Originally posted by disneysteve View Post
    I can't think of any legitimate reason for my wife to open a new credit card without telling me. That's not how marriage works in my book. If she wanted to buy me a gift that was so expensive she needed a new credit card to get it then I need to know about it and we need to discuss it in advance.
    Disneysteve - That is the way things work in my marriage as well. My husband & I don't exchange gifts, and our finances are an open book. However, in every marriage the couple works out what works for them. In some marriages the "big surprise gift" is the norm and accepted. I have a friend who is quite frugal, uses the envelope system, started saving a portion of her income when she got her first job in high school, and is on track to have her mortgage paid off by her mid-50's while putting 2 children through college. And yet during their almost 25 year marriage her husband has twice surprised her with cars for her birthday. And she has been absolutely delighted both times. Definitely not the sort of thing that I would want MY husband to do, but it works for my friend and her husband so who am I to judge?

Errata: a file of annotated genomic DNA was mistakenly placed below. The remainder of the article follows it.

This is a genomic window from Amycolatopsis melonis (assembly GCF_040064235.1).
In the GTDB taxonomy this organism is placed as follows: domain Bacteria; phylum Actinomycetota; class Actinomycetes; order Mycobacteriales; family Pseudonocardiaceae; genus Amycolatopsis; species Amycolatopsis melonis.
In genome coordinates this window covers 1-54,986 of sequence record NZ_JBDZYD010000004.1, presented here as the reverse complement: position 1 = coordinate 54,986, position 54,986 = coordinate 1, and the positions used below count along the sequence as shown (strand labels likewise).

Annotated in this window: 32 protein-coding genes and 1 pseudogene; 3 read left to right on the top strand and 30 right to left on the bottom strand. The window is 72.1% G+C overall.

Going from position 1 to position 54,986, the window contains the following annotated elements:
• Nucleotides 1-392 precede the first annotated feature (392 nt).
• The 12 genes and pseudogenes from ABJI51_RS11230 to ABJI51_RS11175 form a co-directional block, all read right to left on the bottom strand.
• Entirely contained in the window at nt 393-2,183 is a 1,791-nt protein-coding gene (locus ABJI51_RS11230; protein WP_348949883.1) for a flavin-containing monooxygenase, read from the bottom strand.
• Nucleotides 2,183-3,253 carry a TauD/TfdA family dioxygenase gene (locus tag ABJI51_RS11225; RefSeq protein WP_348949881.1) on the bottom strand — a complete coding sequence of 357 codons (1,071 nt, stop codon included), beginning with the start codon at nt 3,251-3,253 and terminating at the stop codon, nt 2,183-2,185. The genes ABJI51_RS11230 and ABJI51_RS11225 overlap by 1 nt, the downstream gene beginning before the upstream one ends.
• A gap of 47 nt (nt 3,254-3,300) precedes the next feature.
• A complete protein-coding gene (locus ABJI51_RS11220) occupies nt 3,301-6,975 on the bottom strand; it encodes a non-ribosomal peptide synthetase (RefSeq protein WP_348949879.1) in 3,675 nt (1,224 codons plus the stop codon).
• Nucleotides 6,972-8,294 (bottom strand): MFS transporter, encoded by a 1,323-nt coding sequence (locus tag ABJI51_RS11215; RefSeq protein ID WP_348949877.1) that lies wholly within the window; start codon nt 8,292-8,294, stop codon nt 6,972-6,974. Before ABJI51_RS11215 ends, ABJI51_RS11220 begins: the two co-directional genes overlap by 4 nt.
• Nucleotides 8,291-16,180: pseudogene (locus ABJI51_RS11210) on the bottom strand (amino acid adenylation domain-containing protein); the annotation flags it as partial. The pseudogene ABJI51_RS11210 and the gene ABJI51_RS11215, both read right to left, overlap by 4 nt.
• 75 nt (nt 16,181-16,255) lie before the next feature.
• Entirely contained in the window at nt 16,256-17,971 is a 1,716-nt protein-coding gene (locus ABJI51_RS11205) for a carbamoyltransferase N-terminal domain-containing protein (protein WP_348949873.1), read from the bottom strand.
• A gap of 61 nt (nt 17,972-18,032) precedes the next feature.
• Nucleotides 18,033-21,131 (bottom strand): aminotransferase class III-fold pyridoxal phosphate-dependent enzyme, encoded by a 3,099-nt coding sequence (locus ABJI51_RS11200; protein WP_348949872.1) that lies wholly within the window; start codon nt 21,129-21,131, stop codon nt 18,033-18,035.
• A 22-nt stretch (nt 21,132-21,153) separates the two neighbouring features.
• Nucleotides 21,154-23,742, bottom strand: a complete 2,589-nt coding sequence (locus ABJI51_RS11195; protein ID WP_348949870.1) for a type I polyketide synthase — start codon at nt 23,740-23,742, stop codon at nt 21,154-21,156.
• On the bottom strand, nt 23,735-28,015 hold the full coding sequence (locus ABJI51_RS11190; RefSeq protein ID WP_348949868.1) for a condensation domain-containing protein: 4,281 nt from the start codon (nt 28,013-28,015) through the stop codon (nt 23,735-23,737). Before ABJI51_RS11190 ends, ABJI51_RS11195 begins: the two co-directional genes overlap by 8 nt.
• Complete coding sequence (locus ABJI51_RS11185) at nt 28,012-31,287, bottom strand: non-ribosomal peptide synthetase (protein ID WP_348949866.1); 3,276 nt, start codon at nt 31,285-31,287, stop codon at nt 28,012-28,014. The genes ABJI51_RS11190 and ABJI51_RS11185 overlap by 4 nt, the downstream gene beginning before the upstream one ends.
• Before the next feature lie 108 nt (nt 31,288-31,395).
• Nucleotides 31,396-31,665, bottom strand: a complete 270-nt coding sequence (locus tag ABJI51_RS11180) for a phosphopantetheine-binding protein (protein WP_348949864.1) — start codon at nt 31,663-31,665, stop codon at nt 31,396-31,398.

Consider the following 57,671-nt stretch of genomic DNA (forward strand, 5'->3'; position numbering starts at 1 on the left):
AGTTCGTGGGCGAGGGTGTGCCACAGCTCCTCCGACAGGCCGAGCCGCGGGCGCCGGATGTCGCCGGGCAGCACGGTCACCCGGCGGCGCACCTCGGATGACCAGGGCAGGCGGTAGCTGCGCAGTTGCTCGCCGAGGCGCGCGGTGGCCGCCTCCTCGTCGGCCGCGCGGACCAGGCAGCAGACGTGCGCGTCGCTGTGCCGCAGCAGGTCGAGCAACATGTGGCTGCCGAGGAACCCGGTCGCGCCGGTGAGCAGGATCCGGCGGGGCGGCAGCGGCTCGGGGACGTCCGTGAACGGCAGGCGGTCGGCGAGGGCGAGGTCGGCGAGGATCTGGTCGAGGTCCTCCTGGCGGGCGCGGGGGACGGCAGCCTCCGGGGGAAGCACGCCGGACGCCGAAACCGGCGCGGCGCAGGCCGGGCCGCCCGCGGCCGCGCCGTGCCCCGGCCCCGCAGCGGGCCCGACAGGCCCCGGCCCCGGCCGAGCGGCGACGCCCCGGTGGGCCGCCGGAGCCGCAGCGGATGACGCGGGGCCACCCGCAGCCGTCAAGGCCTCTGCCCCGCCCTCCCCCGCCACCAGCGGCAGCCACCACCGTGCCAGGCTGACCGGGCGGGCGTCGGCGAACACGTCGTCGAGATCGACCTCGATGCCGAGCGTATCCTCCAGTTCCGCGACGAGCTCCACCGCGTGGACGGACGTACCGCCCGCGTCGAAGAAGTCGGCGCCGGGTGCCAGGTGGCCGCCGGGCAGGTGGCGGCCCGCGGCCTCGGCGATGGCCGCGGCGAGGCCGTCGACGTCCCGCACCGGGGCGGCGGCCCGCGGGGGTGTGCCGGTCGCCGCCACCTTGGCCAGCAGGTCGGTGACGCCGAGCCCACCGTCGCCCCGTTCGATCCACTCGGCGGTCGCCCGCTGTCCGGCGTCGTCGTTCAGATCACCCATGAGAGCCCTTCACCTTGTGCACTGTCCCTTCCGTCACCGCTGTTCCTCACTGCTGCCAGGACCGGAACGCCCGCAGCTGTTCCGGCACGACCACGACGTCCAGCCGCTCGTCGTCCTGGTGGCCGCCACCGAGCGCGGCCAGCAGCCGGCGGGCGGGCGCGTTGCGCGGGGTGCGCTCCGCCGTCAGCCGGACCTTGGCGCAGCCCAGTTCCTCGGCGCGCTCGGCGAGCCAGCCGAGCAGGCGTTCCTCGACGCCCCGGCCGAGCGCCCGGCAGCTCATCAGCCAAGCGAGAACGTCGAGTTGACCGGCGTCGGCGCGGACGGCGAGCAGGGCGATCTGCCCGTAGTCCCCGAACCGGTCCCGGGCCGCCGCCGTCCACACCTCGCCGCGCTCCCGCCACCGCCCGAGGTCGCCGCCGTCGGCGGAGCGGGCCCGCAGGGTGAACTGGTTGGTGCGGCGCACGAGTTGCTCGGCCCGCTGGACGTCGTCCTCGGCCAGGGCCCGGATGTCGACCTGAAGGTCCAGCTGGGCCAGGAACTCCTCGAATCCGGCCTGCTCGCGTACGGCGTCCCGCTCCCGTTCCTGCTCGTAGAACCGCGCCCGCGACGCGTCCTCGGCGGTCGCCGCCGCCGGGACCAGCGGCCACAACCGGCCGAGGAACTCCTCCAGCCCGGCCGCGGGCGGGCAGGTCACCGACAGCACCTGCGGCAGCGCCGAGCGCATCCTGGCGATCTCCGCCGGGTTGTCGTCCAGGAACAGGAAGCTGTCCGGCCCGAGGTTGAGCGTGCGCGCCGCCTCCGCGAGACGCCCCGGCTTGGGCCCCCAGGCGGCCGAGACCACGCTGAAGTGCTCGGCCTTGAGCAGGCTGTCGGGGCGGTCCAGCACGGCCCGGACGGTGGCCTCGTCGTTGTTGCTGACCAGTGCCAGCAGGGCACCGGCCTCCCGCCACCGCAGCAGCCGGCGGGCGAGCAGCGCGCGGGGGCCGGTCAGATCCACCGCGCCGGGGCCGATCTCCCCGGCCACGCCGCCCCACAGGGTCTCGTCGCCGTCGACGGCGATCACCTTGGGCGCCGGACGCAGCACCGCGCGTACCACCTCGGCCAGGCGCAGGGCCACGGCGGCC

Leave a comment:


  • Wino
    replied
    I think that there is a problem with trust in your relationship. I had seen an article - not the one below, but the same topic - that this reminded me of. The gist was that financial cheating was seen as more destructive to a relationship than sexual cheating, though I can't see how either cannot be destructive.

    http://www.forbes.com/sites/moneywis...al-infidelity/ Here's an interesting article about financial cheating.

    Money quote: "It’s one thing to fib about a new pair of shoes, but keeping serious money secrets from one another – about problems with debt or spending – can be a recipe for disaster."

    Leave a comment:


  • disneysteve